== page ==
How big does the lottery jackpot need to be to let you quit your job?

Craig Wong, The Canadian Press
June 16, 2015
By Craig Wong, The Canadian Press
Hoping to fund your retirement by winning the lottery is a ridiculous idea. Sure, someone has to win, but banking your future well-being on a cheap ticket, a handful of carefully chosen numbers and near-impossible odds isn't financial planning – it's wishful thinking. But if you're fond of daydreaming about winning the big jackpot, how much would you actually need to win to quit your job for good?
That depends on an array of factors, including how you plan to live your life going forward, how old you are and what kind of financial legacy you want to leave, says investment adviser Kathryn Del Greco at TD Wealth.

While some may be happy to putter in their gardens, others may have a bucket list that includes playing the great golf courses of the world and indulging their love of rare wines and fine dining.

“There isn't a magic number that you could apply to everyone,” Del Greco said.

As you begin your fantasy session, keep in mind that lottery winnings aren't taxed in Canada, so the amount on the oversized novelty cheque you'll be handed in your dreams will be the very same sum you'll deposit in the bank.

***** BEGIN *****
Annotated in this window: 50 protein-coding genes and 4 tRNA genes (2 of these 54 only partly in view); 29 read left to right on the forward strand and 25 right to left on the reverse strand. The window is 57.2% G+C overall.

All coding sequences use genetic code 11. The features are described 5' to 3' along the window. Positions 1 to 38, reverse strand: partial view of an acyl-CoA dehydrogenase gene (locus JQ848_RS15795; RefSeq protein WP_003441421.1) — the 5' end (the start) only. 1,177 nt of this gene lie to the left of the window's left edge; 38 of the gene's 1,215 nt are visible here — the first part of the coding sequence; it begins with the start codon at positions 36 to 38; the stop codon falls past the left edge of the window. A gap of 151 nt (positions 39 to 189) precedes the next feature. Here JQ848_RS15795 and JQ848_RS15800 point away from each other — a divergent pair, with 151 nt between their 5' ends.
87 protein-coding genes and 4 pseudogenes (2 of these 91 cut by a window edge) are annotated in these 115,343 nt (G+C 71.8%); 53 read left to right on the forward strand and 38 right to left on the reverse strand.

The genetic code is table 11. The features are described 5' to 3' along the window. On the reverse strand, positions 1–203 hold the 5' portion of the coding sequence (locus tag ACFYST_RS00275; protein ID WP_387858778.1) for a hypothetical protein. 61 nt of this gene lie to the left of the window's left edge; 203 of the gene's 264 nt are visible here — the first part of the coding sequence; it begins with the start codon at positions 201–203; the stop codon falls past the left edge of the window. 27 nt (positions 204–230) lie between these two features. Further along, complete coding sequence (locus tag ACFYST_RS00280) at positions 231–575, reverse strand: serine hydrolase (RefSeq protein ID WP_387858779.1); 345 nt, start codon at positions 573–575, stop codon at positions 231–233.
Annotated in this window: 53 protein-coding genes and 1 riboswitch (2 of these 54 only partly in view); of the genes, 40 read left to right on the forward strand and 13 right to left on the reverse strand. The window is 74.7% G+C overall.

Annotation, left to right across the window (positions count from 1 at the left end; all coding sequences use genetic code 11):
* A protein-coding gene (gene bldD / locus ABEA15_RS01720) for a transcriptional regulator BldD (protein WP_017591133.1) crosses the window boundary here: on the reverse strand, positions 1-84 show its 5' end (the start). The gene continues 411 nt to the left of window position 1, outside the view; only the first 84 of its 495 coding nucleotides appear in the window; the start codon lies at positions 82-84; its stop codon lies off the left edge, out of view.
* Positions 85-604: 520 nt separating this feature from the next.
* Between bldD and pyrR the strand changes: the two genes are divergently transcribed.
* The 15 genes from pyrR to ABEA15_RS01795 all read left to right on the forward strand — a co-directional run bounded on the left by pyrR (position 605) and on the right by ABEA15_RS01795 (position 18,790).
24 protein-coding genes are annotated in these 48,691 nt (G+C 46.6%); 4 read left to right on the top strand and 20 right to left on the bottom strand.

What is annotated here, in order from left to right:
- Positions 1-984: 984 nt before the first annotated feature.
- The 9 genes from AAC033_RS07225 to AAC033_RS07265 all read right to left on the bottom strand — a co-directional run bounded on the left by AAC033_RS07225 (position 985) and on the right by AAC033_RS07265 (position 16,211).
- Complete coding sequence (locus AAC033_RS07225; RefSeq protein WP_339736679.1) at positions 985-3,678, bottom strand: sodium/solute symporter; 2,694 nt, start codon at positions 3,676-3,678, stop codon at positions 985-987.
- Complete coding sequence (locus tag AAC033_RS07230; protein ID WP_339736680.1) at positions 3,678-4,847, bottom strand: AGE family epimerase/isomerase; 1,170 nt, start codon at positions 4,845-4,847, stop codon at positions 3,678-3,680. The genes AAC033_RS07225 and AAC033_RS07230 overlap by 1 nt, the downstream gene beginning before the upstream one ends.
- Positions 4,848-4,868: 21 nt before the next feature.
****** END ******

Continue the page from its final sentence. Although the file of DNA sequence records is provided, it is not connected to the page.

But once that money starts earning interest and investment income, those amounts will be taxed.

Larry Moser of BMO InvestorLine estimates a risk-free portfolio of GICs will yield close to one per cent, while you may be able to earn four to five per cent a year by taking some risk in a conservative portfolio.

“The longer the time horizon for needing the income, the greater the pool of money you're going to need at the beginning to make sure that money lasts,” he said.

A five per cent return means that for every $1 million in lottery winnings, you could generate about $50,000 in annual income before any fees and taxes. Put another way, a five per cent annual return on $5 million could generate about $250,000 a year.

However, many forms of investment income are taxed at a lower rate than money earned by working, so compared with your salary, you may not need to make quite as much from your investments to have the same amount in your pocket after taxes.

Del Greco also cautioned inflation can erode the value of your nest egg without at least some investment growth.

“That's why we encourage a balanced portfolio that would incorporate high-quality, dividend-paying stocks, because dividends are taxed at a lower tax rate, and also blue-chip equity stocks provide a natural hedge to inflation pressures,” she said.

If you do hit the jackpot, both Del Greco and Moser recommend putting the money aside for a time before doing anything with it to give yourself time to formulate a plan once the initial thrill of the win passes.

“Before you make any rash decisions, before you start spending any money, before you start giving away all the money, you really want to sit down and figure out what the purpose of this money is,” Moser said.

In your dreams, at least.

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